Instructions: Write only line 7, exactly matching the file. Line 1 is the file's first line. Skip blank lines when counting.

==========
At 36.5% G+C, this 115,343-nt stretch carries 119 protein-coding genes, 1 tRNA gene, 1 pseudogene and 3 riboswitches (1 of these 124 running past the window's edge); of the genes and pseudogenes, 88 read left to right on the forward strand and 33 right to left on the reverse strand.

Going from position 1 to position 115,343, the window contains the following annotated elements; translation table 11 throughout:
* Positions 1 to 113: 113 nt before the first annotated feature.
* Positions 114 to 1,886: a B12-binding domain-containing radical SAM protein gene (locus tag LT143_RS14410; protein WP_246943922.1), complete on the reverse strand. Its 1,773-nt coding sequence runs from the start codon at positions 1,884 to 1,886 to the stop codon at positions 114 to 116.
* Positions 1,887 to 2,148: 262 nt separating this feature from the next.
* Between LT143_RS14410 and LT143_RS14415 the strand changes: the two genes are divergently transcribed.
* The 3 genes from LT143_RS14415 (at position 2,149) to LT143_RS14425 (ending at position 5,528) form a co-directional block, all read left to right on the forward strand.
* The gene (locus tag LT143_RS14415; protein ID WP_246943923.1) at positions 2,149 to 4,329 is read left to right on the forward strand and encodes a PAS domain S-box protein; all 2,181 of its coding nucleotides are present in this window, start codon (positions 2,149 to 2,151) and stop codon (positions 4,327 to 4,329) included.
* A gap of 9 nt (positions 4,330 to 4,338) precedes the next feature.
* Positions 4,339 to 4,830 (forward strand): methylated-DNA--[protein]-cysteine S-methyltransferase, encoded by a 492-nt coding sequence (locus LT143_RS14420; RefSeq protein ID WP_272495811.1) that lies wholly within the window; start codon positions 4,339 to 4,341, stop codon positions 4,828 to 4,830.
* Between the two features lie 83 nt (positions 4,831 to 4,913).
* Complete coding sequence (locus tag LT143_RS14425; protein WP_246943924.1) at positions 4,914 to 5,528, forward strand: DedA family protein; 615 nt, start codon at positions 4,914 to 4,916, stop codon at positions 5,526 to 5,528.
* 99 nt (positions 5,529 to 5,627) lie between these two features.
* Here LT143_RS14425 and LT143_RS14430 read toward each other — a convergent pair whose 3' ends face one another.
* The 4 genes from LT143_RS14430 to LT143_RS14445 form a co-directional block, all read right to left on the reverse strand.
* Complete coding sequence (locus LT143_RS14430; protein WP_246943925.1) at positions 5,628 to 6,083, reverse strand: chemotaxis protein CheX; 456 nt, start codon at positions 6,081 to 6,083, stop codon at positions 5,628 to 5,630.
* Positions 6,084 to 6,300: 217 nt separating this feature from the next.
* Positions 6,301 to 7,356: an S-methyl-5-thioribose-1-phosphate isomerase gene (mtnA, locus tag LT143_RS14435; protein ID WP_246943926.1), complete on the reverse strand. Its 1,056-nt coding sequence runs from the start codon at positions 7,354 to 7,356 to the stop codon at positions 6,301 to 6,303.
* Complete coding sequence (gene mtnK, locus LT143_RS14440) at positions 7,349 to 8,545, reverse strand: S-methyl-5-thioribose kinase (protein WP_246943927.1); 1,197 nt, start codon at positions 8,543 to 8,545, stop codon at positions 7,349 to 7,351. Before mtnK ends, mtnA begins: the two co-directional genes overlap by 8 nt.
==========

* The 3 genes from LT143_RS14415 (at position 2,149) to LT143_RS14425 (ending at position 5,528) form a co-directional block, all read left to right on the forward strand.